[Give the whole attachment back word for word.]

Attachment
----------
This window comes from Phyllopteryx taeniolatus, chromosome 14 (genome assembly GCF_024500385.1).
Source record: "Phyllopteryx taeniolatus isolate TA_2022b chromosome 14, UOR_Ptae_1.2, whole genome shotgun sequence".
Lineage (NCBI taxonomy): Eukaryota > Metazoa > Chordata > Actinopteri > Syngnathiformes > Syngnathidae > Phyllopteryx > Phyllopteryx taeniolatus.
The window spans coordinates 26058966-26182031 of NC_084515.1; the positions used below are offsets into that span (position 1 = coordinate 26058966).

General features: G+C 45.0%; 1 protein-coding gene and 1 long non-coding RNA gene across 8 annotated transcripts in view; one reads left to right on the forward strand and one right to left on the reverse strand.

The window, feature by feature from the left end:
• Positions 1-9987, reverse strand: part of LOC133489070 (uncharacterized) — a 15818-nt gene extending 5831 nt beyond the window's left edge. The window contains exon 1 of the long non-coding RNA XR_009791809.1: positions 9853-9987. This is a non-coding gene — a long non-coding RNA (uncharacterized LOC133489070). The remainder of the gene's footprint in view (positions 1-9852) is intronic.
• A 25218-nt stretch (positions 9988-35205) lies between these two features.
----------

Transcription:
This window comes from Phyllopteryx taeniolatus, chromosome 14 (genome assembly GCF_024500385.1).
Source record: "Phyllopteryx taeniolatus isolate TA_2022b chromosome 14, UOR_Ptae_1.2, whole genome shotgun sequence".
Lineage (NCBI taxonomy): Eukaryota > Metazoa > Chordata > Actinopteri > Syngnathiformes > Syngnathidae > Phyllopteryx > Phyllopteryx taeniolatus.
The window spans coordinates 26058966-26182031 of NC_084515.1; the positions used below are offsets into that span (position 1 = coordinate 26058966).

General features: G+C 45.0%; 1 protein-coding gene and 1 long non-coding RNA gene across 8 annotated transcripts in view; one reads left to right on the forward strand and one right to left on the reverse strand.

The window, feature by feature from the left end:
• Positions 1-9987, reverse strand: part of LOC133489070 (uncharacterized) — a 15818-nt gene extending 5831 nt beyond the window's left edge. The window contains exon 1 of the long non-coding RNA XR_009791809.1: positions 9853-9987. This is a non-coding gene — a long non-coding RNA (uncharacterized LOC133489070). The remainder of the gene's footprint in view (positions 1-9852) is intronic.
• A 25218-nt stretch (positions 9988-35205) lies between these two features.